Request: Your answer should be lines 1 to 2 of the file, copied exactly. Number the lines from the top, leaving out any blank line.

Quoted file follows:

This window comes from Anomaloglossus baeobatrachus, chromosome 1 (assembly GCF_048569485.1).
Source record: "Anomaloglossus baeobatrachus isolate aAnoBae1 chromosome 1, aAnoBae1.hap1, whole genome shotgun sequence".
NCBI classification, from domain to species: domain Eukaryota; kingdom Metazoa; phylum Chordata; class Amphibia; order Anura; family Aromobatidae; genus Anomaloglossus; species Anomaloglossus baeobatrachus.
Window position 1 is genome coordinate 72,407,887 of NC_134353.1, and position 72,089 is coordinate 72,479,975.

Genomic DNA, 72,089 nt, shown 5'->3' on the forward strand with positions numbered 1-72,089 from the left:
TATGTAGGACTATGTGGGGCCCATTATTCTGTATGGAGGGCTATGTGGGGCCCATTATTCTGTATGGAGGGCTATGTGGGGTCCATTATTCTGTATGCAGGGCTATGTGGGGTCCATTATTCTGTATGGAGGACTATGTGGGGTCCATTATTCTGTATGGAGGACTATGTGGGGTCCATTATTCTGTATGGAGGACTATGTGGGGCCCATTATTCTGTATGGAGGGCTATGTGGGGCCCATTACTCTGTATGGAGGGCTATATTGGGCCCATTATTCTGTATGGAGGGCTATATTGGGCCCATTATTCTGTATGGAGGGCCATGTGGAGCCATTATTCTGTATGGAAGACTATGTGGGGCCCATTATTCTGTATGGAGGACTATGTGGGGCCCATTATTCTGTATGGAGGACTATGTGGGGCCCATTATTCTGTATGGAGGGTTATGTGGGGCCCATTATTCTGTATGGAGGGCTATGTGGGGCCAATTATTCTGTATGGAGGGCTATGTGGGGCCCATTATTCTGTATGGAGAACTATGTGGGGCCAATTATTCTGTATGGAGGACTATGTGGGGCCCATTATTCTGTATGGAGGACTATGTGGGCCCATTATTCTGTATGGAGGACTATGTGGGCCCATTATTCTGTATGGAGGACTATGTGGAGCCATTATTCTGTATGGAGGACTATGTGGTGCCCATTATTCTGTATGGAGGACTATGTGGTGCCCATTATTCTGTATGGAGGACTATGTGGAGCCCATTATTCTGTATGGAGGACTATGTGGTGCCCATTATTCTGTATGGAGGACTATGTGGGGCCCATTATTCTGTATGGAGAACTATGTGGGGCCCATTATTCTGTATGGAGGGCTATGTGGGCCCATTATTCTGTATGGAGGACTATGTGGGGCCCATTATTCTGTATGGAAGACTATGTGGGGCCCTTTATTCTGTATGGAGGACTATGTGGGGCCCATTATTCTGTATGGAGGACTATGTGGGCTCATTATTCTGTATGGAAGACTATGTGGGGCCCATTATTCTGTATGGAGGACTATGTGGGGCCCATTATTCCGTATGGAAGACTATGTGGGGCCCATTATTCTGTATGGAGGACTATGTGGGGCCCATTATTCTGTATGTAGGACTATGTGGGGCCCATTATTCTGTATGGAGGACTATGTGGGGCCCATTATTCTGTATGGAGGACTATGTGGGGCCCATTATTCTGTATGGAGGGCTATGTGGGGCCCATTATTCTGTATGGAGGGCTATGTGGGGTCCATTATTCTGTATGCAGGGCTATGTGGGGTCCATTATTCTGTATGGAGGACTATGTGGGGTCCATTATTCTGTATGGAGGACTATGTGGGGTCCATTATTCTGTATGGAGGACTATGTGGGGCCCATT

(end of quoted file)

This window comes from Anomaloglossus baeobatrachus, chromosome 1 (assembly GCF_048569485.1).
Source record: "Anomaloglossus baeobatrachus isolate aAnoBae1 chromosome 1, aAnoBae1.hap1, whole genome shotgun sequence".